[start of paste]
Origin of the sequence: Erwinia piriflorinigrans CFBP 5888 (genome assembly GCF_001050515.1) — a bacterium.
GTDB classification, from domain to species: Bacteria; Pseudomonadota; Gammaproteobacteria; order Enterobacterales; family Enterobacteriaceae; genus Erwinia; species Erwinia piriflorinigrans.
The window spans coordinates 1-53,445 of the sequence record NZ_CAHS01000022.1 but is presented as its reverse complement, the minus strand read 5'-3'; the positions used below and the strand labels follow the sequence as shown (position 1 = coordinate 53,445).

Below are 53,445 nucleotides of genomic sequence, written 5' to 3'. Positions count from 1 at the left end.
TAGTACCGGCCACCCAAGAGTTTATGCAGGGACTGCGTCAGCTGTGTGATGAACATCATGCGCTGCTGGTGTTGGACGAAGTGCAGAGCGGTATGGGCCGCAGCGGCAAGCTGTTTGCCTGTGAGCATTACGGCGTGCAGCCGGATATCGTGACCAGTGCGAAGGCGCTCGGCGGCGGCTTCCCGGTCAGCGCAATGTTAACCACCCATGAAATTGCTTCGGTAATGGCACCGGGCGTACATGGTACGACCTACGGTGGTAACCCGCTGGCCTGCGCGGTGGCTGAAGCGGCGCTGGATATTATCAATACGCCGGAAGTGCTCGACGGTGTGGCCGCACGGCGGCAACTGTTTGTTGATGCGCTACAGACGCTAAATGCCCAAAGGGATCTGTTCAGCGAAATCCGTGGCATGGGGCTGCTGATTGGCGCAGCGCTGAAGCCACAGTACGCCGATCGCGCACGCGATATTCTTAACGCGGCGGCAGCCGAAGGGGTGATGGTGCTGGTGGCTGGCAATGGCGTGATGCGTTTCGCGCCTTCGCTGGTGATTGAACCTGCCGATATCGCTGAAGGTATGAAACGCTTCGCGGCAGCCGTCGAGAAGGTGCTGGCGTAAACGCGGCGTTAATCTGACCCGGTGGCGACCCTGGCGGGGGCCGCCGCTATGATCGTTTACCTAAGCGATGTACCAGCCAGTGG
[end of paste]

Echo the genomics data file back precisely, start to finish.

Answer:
Origin of the sequence: Erwinia piriflorinigrans CFBP 5888 (genome assembly GCF_001050515.1) — a bacterium.
GTDB classification, from domain to species: Bacteria; Pseudomonadota; Gammaproteobacteria; order Enterobacterales; family Enterobacteriaceae; genus Erwinia; species Erwinia piriflorinigrans.
The window spans coordinates 1-53,445 of the sequence record NZ_CAHS01000022.1 but is presented as its reverse complement, the minus strand read 5'-3'; the positions used below and the strand labels follow the sequence as shown (position 1 = coordinate 53,445).

Below are 53,445 nucleotides of genomic sequence, written 5' to 3'. Positions count from 1 at the left end.
TAGTACCGGCCACCCAAGAGTTTATGCAGGGACTGCGTCAGCTGTGTGATGAACATCATGCGCTGCTGGTGTTGGACGAAGTGCAGAGCGGTATGGGCCGCAGCGGCAAGCTGTTTGCCTGTGAGCATTACGGCGTGCAGCCGGATATCGTGACCAGTGCGAAGGCGCTCGGCGGCGGCTTCCCGGTCAGCGCAATGTTAACCACCCATGAAATTGCTTCGGTAATGGCACCGGGCGTACATGGTACGACCTACGGTGGTAACCCGCTGGCCTGCGCGGTGGCTGAAGCGGCGCTGGATATTATCAATACGCCGGAAGTGCTCGACGGTGTGGCCGCACGGCGGCAACTGTTTGTTGATGCGCTACAGACGCTAAATGCCCAAAGGGATCTGTTCAGCGAAATCCGTGGCATGGGGCTGCTGATTGGCGCAGCGCTGAAGCCACAGTACGCCGATCGCGCACGCGATATTCTTAACGCGGCGGCAGCCGAAGGGGTGATGGTGCTGGTGGCTGGCAATGGCGTGATGCGTTTCGCGCCTTCGCTGGTGATTGAACCTGCCGATATCGCTGAAGGTATGAAACGCTTCGCGGCAGCCGTCGAGAAGGTGCTGGCGTAAACGCGGCGTTAATCTGACCCGGTGGCGACCCTGGCGGGGGCCGCCGCTATGATCGTTTACCTAAGCGATGTACCAGCCAGTGG